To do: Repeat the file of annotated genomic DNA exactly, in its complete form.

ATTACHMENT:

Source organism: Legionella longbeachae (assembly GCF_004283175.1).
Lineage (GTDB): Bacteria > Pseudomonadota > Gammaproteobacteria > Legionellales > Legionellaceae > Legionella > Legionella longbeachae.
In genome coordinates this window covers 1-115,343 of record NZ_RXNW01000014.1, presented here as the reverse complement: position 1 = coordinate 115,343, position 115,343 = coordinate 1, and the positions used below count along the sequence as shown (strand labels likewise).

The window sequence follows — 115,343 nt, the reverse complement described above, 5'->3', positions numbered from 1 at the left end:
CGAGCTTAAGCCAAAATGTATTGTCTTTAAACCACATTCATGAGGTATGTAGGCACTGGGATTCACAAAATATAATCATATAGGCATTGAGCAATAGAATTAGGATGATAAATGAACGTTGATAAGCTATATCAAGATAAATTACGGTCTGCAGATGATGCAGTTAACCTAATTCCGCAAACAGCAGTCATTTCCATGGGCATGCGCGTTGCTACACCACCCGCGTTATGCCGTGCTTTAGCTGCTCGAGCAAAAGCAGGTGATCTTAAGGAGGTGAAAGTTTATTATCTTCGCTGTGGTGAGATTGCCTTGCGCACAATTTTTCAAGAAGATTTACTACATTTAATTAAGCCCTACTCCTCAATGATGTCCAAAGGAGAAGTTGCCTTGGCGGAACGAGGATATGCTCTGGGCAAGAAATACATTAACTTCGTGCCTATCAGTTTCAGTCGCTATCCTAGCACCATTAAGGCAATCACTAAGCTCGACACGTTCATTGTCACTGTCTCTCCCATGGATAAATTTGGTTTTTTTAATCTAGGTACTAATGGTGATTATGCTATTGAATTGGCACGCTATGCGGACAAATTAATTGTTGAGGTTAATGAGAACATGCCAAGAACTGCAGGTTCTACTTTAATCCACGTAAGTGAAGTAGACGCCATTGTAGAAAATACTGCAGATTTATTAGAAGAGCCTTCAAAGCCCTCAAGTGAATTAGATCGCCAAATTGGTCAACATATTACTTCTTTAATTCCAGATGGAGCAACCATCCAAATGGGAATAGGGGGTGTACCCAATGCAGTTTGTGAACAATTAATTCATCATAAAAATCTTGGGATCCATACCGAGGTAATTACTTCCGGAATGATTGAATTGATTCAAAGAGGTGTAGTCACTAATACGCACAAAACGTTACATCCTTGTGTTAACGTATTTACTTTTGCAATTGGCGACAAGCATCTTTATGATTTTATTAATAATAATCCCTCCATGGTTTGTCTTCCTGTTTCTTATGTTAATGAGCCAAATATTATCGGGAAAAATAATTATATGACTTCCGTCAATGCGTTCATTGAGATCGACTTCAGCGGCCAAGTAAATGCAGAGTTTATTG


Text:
Source organism: Legionella longbeachae (assembly GCF_004283175.1).
Lineage (GTDB): Bacteria > Pseudomonadota > Gammaproteobacteria > Legionellales > Legionellaceae > Legionella > Legionella longbeachae.
In genome coordinates this window covers 1-115,343 of record NZ_RXNW01000014.1, presented here as the reverse complement: position 1 = coordinate 115,343, position 115,343 = coordinate 1, and the positions used below count along the sequence as shown (strand labels likewise).

The window sequence follows — 115,343 nt, the reverse complement described above, 5'->3', positions numbered from 1 at the left end:
CGAGCTTAAGCCAAAATGTATTGTCTTTAAACCACATTCATGAGGTATGTAGGCACTGGGATTCACAAAATATAATCATATAGGCATTGAGCAATAGAATTAGGATGATAAATGAACGTTGATAAGCTATATCAAGATAAATTACGGTCTGCAGATGATGCAGTTAACCTAATTCCGCAAACAGCAGTCATTTCCATGGGCATGCGCGTTGCTACACCACCCGCGTTATGCCGTGCTTTAGCTGCTCGAGCAAAAGCAGGTGATCTTAAGGAGGTGAAAGTTTATTATCTTCGCTGTGGTGAGATTGCCTTGCGCACAATTTTTCAAGAAGATTTACTACATTTAATTAAGCCCTACTCCTCAATGATGTCCAAAGGAGAAGTTGCCTTGGCGGAACGAGGATATGCTCTGGGCAAGAAATACATTAACTTCGTGCCTATCAGTTTCAGTCGCTATCCTAGCACCATTAAGGCAATCACTAAGCTCGACACGTTCATTGTCACTGTCTCTCCCATGGATAAATTTGGTTTTTTTAATCTAGGTACTAATGGTGATTATGCTATTGAATTGGCACGCTATGCGGACAAATTAATTGTTGAGGTTAATGAGAACATGCCAAGAACTGCAGGTTCTACTTTAATCCACGTAAGTGAAGTAGACGCCATTGTAGAAAATACTGCAGATTTATTAGAAGAGCCTTCAAAGCCCTCAAGTGAATTAGATCGCCAAATTGGTCAACATATTACTTCTTTAATTCCAGATGGAGCAACCATCCAAATGGGAATAGGGGGTGTACCCAATGCAGTTTGTGAACAATTAATTCATCATAAAAATCTTGGGATCCATACCGAGGTAATTACTTCCGGAATGATTGAATTGATTCAAAGAGGTGTAGTCACTAATACGCACAAAACGTTACATCCTTGTGTTAACGTATTTACTTTTGCAATTGGCGACAAGCATCTTTATGATTTTATTAATAATAATCCCTCCATGGTTTGTCTTCCTGTTTCTTATGTTAATGAGCCAAATATTATCGGGAAAAATAATTATATGACTTCCGTCAATGCGTTCATTGAGATCGACTTCAGCGGCCAAGTAAATGCAGAGTTTATTG